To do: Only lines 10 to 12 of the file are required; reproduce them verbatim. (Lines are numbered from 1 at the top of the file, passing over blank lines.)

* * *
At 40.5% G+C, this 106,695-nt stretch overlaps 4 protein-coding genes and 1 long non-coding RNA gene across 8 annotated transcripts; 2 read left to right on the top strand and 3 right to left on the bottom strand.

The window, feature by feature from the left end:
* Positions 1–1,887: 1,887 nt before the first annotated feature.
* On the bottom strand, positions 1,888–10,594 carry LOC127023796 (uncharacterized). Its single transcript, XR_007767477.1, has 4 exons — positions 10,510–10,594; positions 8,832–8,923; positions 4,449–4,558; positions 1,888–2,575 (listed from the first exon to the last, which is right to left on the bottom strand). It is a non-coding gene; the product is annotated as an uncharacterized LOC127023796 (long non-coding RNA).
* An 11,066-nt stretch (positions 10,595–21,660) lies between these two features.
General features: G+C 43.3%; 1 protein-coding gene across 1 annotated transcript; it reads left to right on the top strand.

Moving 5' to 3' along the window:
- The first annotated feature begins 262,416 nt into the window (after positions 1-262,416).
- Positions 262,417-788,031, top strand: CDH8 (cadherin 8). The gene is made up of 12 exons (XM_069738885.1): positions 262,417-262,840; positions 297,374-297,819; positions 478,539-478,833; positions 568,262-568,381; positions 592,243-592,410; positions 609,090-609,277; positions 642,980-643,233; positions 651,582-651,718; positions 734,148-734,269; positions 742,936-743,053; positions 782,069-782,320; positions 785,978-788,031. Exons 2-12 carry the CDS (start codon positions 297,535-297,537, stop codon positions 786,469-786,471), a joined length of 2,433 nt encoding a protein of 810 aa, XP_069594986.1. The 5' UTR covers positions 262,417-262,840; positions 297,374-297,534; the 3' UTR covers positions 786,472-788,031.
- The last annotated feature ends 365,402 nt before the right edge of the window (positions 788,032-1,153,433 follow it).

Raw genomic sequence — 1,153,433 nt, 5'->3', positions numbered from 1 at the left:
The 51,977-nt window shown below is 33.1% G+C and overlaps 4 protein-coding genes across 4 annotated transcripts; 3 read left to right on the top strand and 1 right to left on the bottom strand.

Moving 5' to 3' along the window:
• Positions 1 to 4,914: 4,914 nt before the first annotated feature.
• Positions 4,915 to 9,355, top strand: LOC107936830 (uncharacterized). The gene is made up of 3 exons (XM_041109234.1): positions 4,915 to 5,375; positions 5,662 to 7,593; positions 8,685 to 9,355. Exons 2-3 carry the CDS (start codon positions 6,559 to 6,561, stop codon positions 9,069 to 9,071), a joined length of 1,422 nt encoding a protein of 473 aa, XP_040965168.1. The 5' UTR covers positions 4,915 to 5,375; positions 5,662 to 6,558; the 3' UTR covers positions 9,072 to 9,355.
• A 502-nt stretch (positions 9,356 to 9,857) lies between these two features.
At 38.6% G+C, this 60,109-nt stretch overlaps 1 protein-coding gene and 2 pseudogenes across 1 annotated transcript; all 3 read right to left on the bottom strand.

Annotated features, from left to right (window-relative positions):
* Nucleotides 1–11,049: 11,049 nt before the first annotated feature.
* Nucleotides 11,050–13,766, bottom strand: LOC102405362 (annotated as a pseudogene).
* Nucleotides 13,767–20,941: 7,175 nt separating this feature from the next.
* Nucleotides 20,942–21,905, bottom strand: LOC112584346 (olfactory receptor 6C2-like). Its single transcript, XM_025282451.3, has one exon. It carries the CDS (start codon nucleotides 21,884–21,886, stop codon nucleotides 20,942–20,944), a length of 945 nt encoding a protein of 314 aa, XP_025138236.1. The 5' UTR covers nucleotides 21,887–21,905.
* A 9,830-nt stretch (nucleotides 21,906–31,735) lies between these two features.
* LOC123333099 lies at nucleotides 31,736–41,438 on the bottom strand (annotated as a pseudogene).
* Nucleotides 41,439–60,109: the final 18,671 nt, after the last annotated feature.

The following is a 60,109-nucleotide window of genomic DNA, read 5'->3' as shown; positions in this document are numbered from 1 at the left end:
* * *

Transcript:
- The last annotated feature ends 365,402 nt before the right edge of the window (positions 788,032-1,153,433 follow it).

Raw genomic sequence — 1,153,433 nt, 5'->3', positions numbered from 1 at the left:
The 51,977-nt window shown below is 33.1% G+C and overlaps 4 protein-coding genes across 4 annotated transcripts; 3 read left to right on the top strand and 1 right to left on the bottom strand.